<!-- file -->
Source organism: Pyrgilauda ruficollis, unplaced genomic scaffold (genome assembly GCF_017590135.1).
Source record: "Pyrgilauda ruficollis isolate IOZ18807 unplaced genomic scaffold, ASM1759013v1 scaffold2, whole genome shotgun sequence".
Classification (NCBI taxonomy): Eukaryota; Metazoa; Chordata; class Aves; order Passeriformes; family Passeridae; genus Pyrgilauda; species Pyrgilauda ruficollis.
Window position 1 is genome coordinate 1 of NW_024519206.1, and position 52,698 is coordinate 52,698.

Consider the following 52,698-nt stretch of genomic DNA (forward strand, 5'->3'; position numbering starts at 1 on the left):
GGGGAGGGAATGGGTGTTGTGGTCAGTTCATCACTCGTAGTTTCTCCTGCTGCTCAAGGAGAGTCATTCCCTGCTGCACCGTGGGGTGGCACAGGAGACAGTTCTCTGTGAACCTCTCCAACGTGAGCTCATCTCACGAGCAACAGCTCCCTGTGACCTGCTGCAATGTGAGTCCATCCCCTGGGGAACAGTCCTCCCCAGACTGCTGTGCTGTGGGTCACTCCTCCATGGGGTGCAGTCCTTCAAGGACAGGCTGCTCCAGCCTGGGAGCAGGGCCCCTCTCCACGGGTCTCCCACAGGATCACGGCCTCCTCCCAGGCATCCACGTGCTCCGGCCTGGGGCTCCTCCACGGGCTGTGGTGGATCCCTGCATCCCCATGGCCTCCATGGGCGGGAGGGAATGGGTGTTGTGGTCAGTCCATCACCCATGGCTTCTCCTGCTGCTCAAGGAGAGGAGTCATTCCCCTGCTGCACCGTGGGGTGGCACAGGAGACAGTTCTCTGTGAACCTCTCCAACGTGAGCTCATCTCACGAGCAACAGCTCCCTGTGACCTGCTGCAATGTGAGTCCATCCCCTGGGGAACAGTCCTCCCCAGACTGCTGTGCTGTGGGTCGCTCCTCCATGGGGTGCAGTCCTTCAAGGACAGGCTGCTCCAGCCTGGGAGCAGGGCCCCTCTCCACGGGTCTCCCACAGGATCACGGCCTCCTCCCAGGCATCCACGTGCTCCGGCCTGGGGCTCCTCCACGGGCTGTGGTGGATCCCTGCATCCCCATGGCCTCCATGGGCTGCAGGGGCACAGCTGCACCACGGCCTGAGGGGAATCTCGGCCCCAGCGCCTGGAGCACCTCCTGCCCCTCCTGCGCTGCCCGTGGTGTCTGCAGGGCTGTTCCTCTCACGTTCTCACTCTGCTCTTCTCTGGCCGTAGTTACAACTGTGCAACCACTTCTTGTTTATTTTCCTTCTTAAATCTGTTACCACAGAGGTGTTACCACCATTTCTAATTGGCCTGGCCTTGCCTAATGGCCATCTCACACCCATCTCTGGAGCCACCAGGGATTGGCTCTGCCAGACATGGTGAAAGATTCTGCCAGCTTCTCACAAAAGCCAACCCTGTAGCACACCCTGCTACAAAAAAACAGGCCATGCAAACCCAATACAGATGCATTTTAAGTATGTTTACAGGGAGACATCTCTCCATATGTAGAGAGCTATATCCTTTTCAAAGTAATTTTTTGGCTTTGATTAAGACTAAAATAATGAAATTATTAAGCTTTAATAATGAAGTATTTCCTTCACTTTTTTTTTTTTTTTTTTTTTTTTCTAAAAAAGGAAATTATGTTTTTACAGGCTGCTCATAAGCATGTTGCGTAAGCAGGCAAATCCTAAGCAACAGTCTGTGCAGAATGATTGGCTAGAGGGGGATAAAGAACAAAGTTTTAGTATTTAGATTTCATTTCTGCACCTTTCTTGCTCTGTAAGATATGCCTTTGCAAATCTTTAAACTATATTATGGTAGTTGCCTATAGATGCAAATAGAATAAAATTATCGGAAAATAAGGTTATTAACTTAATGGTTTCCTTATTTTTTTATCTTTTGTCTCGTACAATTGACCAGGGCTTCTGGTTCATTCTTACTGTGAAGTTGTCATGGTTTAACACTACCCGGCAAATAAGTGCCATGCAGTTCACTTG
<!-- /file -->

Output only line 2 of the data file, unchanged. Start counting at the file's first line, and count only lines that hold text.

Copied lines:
Source record: "Pyrgilauda ruficollis isolate IOZ18807 unplaced genomic scaffold, ASM1759013v1 scaffold2, whole genome shotgun sequence".